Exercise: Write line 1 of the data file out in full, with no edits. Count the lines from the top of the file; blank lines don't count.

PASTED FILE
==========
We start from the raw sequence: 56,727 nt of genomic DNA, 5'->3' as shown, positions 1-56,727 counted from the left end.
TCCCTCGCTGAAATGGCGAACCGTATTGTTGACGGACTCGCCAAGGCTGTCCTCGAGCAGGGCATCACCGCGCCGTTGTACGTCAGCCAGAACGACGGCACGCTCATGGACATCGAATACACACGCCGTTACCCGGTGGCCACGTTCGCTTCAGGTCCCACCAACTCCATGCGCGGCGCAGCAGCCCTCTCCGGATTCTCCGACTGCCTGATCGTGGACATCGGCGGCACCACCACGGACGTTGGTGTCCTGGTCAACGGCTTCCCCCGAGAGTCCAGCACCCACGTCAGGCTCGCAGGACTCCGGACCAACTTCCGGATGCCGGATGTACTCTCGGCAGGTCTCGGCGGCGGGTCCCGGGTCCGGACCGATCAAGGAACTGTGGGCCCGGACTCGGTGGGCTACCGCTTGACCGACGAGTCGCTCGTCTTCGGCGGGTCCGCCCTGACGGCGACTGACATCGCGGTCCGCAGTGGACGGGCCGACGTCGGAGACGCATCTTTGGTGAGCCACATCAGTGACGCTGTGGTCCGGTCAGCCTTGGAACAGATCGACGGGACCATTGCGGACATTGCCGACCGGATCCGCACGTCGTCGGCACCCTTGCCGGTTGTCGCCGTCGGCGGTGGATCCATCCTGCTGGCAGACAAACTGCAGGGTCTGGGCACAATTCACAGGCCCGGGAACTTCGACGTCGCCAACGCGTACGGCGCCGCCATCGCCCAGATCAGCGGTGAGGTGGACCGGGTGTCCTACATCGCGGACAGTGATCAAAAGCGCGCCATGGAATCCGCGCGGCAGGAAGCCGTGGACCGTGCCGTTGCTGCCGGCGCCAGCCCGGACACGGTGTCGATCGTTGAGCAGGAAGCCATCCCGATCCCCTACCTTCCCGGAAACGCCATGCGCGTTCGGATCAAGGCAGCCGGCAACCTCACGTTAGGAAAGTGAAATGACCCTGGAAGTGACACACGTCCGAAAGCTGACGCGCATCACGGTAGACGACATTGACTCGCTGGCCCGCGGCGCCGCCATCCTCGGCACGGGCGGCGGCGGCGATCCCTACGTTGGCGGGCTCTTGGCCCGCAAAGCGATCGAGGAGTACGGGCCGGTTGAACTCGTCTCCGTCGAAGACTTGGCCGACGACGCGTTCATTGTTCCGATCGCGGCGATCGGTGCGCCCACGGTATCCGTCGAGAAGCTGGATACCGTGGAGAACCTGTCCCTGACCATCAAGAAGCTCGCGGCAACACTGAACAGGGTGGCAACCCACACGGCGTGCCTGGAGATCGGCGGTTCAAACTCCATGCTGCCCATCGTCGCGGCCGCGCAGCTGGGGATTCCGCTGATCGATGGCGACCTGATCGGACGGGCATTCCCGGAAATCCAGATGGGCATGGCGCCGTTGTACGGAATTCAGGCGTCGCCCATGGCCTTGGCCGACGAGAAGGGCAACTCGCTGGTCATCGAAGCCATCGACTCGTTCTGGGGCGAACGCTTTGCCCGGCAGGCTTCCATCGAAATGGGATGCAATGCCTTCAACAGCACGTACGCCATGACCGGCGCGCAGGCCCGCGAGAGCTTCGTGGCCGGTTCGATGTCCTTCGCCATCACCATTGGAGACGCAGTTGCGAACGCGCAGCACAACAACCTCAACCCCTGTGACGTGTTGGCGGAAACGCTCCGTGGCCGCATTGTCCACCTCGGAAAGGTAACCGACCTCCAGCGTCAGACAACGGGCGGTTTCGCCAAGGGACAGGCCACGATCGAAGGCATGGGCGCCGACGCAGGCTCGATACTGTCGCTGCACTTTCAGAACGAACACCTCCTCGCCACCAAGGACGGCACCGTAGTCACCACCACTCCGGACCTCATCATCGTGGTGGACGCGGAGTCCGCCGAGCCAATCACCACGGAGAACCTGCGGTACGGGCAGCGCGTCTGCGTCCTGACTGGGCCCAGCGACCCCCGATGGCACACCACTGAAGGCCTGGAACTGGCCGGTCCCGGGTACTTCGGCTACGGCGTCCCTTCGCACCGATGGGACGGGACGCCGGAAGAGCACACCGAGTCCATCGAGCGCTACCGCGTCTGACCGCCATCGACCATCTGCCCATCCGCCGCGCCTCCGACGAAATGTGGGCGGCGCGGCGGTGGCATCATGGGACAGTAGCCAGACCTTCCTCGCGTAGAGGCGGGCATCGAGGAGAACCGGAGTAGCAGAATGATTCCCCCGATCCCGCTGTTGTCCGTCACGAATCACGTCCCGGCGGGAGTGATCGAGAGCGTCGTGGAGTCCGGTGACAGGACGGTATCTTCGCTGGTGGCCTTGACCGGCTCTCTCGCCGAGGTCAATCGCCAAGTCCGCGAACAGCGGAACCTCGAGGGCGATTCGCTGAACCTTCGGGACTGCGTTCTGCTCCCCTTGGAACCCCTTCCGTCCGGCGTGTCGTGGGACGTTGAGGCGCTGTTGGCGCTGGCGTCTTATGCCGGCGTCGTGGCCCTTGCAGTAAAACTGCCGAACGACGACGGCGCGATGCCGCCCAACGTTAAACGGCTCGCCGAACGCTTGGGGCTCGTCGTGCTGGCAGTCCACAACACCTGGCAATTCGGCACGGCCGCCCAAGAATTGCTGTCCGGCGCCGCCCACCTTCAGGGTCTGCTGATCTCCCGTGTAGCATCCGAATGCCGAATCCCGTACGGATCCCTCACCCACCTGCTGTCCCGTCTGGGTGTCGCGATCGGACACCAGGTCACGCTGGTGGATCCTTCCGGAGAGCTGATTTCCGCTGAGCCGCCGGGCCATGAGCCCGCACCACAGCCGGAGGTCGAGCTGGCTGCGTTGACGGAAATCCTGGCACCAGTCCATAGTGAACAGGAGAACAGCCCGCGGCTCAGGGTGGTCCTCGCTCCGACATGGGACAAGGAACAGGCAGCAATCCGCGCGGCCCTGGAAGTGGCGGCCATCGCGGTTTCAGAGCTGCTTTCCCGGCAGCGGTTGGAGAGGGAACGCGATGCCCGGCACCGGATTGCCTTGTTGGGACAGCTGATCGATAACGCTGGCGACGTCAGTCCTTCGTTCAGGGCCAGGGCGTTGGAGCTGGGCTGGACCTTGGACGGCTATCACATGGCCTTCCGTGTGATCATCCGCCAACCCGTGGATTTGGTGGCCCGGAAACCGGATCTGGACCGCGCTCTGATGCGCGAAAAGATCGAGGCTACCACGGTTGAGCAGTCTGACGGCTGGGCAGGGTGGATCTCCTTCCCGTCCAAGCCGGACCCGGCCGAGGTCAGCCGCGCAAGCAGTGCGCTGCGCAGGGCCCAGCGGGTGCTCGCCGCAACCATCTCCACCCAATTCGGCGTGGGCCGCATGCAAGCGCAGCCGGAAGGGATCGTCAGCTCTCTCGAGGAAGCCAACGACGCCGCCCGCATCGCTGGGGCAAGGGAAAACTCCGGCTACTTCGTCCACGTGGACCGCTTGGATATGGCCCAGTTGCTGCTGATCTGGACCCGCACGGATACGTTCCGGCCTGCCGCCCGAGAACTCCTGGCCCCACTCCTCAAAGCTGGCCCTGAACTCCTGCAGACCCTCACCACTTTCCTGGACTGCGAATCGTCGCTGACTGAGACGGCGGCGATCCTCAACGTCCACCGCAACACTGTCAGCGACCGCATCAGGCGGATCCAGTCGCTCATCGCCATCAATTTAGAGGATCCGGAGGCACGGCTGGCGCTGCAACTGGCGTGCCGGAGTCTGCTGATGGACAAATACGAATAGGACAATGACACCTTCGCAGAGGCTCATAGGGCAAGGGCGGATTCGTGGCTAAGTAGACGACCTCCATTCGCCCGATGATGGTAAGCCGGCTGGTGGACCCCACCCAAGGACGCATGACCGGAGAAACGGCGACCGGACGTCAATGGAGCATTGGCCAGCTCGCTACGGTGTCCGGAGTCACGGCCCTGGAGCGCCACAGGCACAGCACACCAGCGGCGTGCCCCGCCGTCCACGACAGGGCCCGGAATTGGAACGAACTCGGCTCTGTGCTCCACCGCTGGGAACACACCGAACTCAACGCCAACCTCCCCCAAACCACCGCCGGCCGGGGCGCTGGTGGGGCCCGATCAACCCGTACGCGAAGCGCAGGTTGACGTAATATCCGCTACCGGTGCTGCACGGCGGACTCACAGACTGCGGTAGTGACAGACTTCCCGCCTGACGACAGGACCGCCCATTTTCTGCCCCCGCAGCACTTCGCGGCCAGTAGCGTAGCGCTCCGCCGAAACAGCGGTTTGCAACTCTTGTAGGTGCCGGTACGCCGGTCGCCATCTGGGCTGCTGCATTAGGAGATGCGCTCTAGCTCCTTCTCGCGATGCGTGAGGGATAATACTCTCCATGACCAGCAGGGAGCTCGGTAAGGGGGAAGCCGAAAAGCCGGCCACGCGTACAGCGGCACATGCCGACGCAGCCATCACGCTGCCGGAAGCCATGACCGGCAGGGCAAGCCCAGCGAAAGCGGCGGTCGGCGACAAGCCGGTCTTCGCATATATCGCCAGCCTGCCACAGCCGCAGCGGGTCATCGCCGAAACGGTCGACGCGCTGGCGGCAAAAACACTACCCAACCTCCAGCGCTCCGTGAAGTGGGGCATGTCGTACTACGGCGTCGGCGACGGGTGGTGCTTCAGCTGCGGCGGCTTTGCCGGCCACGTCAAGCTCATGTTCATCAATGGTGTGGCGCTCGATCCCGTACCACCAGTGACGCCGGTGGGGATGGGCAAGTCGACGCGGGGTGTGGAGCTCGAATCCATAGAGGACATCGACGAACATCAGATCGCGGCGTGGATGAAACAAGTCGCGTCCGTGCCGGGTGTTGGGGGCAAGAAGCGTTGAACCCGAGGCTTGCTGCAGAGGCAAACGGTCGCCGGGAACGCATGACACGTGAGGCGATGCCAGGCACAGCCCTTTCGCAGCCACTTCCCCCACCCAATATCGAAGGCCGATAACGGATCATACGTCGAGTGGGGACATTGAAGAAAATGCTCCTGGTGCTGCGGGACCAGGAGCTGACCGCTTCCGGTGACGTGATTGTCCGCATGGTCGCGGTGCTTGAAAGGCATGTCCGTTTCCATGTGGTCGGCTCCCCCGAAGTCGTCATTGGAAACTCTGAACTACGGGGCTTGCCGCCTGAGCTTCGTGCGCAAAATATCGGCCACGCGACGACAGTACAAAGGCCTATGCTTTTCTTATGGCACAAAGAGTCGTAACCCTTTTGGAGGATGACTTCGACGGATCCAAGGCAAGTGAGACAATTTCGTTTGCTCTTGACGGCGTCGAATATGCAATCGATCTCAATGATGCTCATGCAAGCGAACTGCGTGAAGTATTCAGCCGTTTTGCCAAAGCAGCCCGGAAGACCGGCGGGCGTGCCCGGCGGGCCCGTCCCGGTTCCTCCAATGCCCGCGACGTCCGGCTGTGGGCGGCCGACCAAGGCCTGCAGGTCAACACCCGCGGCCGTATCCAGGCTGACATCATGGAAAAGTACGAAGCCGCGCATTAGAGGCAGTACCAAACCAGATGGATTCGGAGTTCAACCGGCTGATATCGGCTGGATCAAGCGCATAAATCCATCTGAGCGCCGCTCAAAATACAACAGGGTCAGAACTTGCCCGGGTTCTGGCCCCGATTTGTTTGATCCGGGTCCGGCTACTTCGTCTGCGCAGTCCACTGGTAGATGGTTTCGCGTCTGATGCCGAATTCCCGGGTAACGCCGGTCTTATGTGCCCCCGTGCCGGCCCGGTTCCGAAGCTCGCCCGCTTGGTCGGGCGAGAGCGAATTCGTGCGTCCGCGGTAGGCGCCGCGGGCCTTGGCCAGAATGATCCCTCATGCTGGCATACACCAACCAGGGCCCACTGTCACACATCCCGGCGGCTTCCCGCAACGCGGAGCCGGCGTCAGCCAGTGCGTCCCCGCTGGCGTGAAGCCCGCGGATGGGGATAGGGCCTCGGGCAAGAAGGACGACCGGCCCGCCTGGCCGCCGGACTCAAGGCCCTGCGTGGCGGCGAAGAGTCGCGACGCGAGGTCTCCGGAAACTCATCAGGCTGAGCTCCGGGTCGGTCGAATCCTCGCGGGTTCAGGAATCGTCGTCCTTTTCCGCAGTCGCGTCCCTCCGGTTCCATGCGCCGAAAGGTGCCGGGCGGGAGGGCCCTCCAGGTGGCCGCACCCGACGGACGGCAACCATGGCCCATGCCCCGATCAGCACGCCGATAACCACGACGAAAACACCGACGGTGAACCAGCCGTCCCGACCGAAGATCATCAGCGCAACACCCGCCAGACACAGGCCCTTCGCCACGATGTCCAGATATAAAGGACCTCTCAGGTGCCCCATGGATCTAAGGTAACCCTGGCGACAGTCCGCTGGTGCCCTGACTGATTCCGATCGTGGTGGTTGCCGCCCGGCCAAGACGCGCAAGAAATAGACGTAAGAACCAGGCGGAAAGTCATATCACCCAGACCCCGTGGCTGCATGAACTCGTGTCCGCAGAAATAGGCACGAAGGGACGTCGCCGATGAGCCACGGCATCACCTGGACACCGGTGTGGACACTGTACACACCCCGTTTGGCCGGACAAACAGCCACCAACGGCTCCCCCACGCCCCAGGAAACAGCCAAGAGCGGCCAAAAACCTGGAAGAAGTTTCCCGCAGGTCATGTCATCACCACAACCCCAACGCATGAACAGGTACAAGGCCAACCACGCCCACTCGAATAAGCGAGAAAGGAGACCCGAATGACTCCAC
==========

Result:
We start from the raw sequence: 56,727 nt of genomic DNA, 5'->3' as shown, positions 1-56,727 counted from the left end.